Mueller’s hidden evidence: Translator exonerated Don Jr. in Trump Tower meeting
Infamous meeting did not focus on Clinton dirt but on Magnitsky Act, newly released FBI memos show.
The Facts Inside Our Reporter’s Notebook
Read the FBI report of its interview with Anatoli Samochornov.
Read the final Mueller report.
Watch a Democratic senator accuse Donald Trump Jr. of lying.
In Robert Mueller’s final report on the Russia investigation, a little-known translator named Anatoli Samochornov played a bit role, a witness sparsely quoted about the infamous Trump Tower meeting he attended in summer 2016 between Donald Trump Jr. and a mysterious Russian lawyer.
The most scintillating information Mueller’s team ascribed to Samochornov in the report was a tidbit suggesting a hint of impropriety: The translator admitted he was offered $90,000 by the Russians to pay his legal bills, if he supported the story of Moscow attorney Natalia Veselnitskya. He declined.
But recently released FBI memos show that Samochornov, a translator trusted by the State Department and other federal agencies, provided agents far more information than was quoted by Mueller, nearly all of it exculpatory to the president’s campaign and his eldest son.
Despite learning the translator's information on July 12, 2017, just a few days after the media reported on the Trump Tower meeting, the FBI would eventually suggest Donald Trump Jr. was lying and that the event could be seminal to Russian election collusion.
Samochornov’s eyewitness account entirely debunks the media’s narrative, the FBI memos show.
“Samochornov was not particularly fond of Donald Trump Jr., but stated Donald Trump Jr.’s account with Veselnitskya as portrayed in recent media report, was accurate,” according to the FBI 302 report on its interview of the translator. “Samachornov concurred with Donald Trump Jr.’s accounts of the meeting. He added ‘they’ were telling the truth.”
So what was that truth, and how did it compare to the media version of events that took root in summer 2017?
The media narrative at the time was that the meeting might be a key piece of evidence of collusion between the Trump campaign and Russia: Trump Jr., brother-in-law Jared Kushner, and then-Trump campaign chairman Paul Manafort were all lured to a meeting by the Russian lawyer Veselnitskya supposedly to talk about Russian dirt on Hillary Clinton.
Trump Jr.’s account, ridiculed by the media and Democrats at the time, was that the short meeting ended up being about a Russian lobbying campaign to change adoption practices under a U.S. human rights law that punished Moscow and other foreign bad actors known as the Magnitsky Act.
Here's an example of the sort of accusations that were being lodged against Trump Jr.
Samochornov was one of the few eyewitnesses to the meeting: He was hired by Veselnitskya to act as a translator on her law work and attended the Tower confab as such. His account to the FBI undercut the false collusion narrative.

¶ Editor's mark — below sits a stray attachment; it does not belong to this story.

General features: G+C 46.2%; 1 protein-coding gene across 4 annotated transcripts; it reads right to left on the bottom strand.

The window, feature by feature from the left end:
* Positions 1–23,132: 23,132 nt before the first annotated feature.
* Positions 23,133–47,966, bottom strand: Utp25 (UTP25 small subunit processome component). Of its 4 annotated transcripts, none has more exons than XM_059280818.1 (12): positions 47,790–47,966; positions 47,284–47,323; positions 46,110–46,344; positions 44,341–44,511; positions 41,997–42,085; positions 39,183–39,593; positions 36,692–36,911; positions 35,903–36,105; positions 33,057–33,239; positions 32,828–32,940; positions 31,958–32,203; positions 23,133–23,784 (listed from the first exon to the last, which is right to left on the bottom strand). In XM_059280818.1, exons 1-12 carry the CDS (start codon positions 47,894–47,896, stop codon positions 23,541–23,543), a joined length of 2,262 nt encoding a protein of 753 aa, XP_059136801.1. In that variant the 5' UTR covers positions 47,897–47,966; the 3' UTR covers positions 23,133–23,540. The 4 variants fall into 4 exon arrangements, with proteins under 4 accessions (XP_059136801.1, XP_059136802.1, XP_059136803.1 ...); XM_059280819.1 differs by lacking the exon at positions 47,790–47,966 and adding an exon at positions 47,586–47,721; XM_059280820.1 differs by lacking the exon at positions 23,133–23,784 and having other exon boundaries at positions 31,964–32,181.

“Samochornov could not speak about other occasions, but said there was no discussion about the 2016 United States presidential election or collusion between the Russian government and the Trump campaign at the meeting,” the FBI reported.
“There was no smoking gun, according to Samochornov. There was not a discussion about dirt on Hillary Clinton. Samochornov did not think Hillary Clinton was mentioned by name at the meeting," the FBI report added. "Samochornov had not heard Veselnitskya say anything about having ‘dirt’ on Hillary Clinton. Veselnitskya did not offer any materials during the meeting and no papers were exchanged.”
So what political stuff was talked about at the meeting?
Samochornov told the FBI agents that Veselnitskya revealed to Trump Jr. and the other attendees at the meeting that two businessmen helping her rival in a legal case had “donated illicit funds to democratic campaigns.”
How did the Trump team react?
“Once raised, the topic of the donations was dismissed by Manafort,” the FBI reported the translator told agents.
So what was the main discussion of the meeting?
“The topic of discussion was the Magnitsky Act and related topics,” Samochornov told the agents, adding that Veselnitskya didn’t even do most of the talking. An American lobbyist provided the presentation, he said.
The translator’s detailed account — omitted from the Mueller report — validated most aspects of Trump Jr.’s original story. And the FBI knew it from the start of the controversy.
The belated release of the FBI interview report under a Freedom of Information Act request is likely to raise serious questions among congressional oversight committees about why the information was suppressed in the Mueller report, why the FBI kept it quiet for two years while Trump Jr. was being politically pilloried, and why the news media has failed to correct its own record of misleading reporting.
“The omission from the Mueller report leaves a distorted picture that has been allowed to persist for more than two years,” a Senate staffer involved in the Russia investigation told me on condition of anonymity because he wasn’t approved to talk to the news media. "We are looking into the circumstances of the editing of that report and why DOJ allowed such investigations and false public narratives to carry on in the face of significant evidence of innocence."
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